Title: Norwegian Wood
Original Writer (Japanese) : Haruki Murakami
Translated to English by: Alfred BirnBaum
Originally Published in Japanese: 1987
Translated to English: 2000
My Rating: 2 on 5
Regular readers of this blog know that I have signed up for Haruki Murakami Reading Challenge and I read my first Murakami book After Dark as part of this challenge and also that I was thoroughly impressed with the book. Ever since I read that book, I have been itching to lay my hands on any of the other Murakami books and it was only natural that I chose one of his most popular books, Norwegian Wood.
Norwegian Wood is about Toru Watanabe and Naoko who are bound together by the death of a common friend, Kizuki. Toru learns to deal with the grief of his best friend whereas Naoko becomes emotionally unstable after her boyfriend’s death. Toru continues his study at the college and Naoko goes to a sanatorium to deal with her emotional instability. Toru has his group of friends and goes on with his life and continues to exchange letters with Naoko. Their relationship is uncertain and strange because they act like lovers but neither wants to admit it.
The trouble with reading a popular book is you would have built high expectations before you even read the first word. If the book turns out to be good, then all is well, but in my case, more often than not, a popular book fails to impress me. Sadly, Norwegian Wood falls under the second category. The book has this monotonous voice which is depressing, which is right considering this book is about dealing with death and grief, but what irritates me is how the characters behave sometimes. Toru and Naoko and the other characters are in their late teens or early twenties and they act as if they know the world and give out intellectual insights which make me cringe.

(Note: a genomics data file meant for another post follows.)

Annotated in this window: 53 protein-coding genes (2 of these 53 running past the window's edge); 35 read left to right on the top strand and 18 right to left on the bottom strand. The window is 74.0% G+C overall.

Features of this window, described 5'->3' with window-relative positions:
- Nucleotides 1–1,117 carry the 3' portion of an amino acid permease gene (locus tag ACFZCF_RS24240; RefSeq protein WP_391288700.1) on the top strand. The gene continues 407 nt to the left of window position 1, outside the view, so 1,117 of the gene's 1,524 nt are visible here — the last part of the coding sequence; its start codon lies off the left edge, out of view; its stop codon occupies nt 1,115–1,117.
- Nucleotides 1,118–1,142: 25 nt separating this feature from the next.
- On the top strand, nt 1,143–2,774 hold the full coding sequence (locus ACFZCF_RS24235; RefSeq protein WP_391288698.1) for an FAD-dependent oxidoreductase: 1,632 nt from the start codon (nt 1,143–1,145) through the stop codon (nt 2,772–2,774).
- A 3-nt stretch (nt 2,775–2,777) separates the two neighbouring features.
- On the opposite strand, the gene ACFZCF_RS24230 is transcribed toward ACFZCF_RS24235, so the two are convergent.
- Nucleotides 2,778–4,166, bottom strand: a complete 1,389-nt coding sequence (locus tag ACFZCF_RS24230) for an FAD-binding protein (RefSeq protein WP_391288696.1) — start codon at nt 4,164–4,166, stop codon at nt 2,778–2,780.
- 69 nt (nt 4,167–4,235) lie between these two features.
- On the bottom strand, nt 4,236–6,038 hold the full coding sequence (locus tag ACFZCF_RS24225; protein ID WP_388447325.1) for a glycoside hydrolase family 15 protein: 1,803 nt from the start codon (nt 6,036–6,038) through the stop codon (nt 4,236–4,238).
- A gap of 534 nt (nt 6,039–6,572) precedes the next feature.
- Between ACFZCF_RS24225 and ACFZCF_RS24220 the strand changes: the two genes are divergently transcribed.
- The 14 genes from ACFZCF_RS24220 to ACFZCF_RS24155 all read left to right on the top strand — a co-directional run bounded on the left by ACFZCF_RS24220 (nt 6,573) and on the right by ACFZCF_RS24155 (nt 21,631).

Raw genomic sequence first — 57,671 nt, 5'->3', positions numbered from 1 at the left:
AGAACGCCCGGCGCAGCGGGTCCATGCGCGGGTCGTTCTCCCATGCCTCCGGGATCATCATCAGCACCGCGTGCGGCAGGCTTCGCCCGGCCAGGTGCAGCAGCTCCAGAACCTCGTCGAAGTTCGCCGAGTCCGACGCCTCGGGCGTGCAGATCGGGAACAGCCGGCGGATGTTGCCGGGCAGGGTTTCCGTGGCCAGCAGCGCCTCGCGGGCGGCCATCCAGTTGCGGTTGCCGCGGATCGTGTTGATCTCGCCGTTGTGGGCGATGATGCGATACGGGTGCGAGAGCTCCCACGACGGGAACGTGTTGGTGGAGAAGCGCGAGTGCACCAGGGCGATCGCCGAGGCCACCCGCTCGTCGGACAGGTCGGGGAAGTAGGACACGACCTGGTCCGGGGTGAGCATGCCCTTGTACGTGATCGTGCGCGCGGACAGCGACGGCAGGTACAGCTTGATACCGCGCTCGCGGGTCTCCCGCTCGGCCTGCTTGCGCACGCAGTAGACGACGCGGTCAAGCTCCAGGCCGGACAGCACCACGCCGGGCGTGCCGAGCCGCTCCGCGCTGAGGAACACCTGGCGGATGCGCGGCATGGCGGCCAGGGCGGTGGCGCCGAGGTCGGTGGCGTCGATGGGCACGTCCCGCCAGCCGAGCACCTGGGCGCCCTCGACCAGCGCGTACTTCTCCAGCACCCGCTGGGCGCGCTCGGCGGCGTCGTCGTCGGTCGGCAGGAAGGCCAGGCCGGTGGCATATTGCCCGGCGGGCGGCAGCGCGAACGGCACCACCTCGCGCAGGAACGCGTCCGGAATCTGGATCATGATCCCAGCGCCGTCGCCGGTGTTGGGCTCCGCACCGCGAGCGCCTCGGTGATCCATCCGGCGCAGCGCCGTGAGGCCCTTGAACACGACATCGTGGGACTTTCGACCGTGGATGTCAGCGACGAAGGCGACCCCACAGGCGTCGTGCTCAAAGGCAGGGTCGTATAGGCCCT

I am not sure if it’s the original text or the translation, but the writing is really poor and amateur. There are places where you want to tell the writer, forget what she is wearing and move on with the story already! Toru and Naoko are supposed to be having a very intimate conversation when Toru visits the sanatorium. He is seeing her for the first time after she vanished a couple of months back and he really wants to know how she is doing emotionally. When the scene has this emotional momentum going, does it really matter whether Naoko slid the clip off her hair or if she transferred it from the right hand to the left? The captivating, surreal tone which I liked the most about After Dark is non-existent in Norwegian Wood. Both the books are so different, it makes me wonder if they really have the same author. If I hadn’t known this was a Murakami book, I would have never guessed!
The ending is very predictable and left me wondering what the point of the book was. This vaguely reminds me of Catcher in the Rye, another over-hyped book which I just could not stand. There might be a message hidden for me underneath: do not read popular books! I plan to pick up The Hard-boiled Wonderland and End of the World next.